Common Security and Defence Policy: strategic aspects

 

The Declaration of St Malo of 1998 gave the green light for developing the Common Security and Defence Policy (CSDP).  The EU needed to have the necessary military resources at its disposal to underpin a credible Common Foreign and Security Policy (CFSP).  Belgium has always added to this that alongside US military power a sound CSDP forms the second basic pillar of a strong NATO, thus contributing to a balanced dialogue within the Trans-Atlantic partnership.  

Partly thanks to the European Security Strategy of December 2003, the CSDP was placed in a wider context. Belgium agrees with the view that the deployment of military resources of the CSDP is only one option in the range of instruments at the EU’s disposal for its foreign policy. It is precisely through this diversified approach that the EU is better equipped than, for instance, NATO to tackle the consecutive stages in a crisis management process (from prevention to stabilisation and reconstruction).

The Treaty of Amsterdam, which entered into force on 1 May 1999, aims to further develop the Common Foreign and Security Policy, including the gradual development of a common defence policy. The Common Security and Defence Policy requires that the EU can act independently. To this end, the Member States need to make military personnel, police, judges, etc. available for military and civilian missions. At the same time, the EU needs to develop adapted decision making procedures to make missions possible.

At the European Councils of Cologne and Helsinki (1999), the Fifteen decided to set up a rapid intervention force which could swiftly mobilise 60,000 men to stay in the field for one year. This intervention force must be able to carry out all so-called Petersberg tasks:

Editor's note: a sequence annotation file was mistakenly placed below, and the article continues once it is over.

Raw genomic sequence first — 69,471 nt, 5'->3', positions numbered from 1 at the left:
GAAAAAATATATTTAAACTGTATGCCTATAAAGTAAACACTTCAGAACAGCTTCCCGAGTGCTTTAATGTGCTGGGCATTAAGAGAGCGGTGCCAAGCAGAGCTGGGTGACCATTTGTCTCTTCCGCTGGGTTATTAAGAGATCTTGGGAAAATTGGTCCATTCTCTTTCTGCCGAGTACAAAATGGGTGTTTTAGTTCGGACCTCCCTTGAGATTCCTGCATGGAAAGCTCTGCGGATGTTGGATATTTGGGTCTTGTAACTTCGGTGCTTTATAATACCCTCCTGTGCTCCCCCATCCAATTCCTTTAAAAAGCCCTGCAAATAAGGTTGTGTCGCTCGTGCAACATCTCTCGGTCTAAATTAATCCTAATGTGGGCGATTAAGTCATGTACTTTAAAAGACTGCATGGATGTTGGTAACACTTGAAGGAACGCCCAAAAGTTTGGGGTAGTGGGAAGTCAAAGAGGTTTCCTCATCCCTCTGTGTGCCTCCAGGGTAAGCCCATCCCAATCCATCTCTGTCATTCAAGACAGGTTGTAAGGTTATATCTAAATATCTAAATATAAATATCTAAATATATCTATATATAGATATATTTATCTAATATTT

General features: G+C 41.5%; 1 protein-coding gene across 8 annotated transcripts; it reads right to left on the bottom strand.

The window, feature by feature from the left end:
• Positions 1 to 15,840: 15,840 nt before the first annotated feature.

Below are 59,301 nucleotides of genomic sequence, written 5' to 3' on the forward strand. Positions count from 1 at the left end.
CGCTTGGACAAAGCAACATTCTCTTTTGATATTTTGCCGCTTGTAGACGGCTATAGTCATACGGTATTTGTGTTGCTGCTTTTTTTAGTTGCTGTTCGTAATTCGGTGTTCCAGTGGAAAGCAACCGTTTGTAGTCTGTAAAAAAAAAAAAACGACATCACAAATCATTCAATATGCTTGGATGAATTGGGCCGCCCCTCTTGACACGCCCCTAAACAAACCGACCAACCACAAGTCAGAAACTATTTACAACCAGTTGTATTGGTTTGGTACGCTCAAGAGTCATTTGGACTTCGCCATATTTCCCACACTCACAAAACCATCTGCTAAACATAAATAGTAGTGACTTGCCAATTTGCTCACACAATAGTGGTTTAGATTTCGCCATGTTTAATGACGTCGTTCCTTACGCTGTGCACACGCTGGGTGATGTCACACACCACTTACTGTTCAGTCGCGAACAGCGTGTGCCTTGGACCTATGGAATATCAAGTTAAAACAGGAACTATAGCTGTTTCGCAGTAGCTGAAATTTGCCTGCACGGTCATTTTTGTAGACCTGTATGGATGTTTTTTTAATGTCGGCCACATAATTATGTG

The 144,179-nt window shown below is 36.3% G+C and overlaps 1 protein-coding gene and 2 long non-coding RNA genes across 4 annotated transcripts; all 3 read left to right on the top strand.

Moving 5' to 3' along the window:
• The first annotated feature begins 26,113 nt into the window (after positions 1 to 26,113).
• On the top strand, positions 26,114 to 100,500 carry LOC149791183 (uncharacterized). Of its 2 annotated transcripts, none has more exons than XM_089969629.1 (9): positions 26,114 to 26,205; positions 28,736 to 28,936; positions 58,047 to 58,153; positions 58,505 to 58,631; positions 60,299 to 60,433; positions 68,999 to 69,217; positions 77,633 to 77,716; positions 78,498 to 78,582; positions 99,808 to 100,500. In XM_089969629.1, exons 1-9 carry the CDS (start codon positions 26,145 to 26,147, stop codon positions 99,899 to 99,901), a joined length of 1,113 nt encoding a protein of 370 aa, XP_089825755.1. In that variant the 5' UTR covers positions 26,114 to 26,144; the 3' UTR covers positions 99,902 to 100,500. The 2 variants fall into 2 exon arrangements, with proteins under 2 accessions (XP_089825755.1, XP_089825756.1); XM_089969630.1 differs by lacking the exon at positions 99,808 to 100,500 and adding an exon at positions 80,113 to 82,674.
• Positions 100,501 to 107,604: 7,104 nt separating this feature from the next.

• humanitarian and rescue tasks;
  • peace-keeping tasks;
  • tasks of combat forces in crisis management, including peacemaking.

The European Council of Feira (June 2000) further decided to establish a police force for international missions. In the second half of 2001, under the Belgian Presidency, the Union completed the structures and procedures of the CSDP. At the European Council of Laken, the Union declared that it was operational and ready for crisis management tasks. 

Military and civilian
In the meantime, the military CSDP has gradually reached a level of cooperation and integration which only five years ago was difficult to imagine: its own capacity for planning and conducting operations, multinational Battlegroups, a fund to finance joint costs of operations, a European Defence Agency and a European Security and Defence College. Belgium and the other participants in the defence summit of 29 April 2003 gave impetus to a development which strongly boosted the CSDP within a short space of time. 

This turn of events has gone hand in hand with a growing awareness that with military means alone the EU could do little to tackle the new threats of terrorism, organised crime and weapons of mass destruction. This is why in security matters there has also been an increasing focus on deploying civilian resources (police, civil protection, judges, customs officials) in crisis management. Finally, use is also made of other EU instruments such as diplomacy, immigration policy, fight against organised crime, trade and development policy, etc.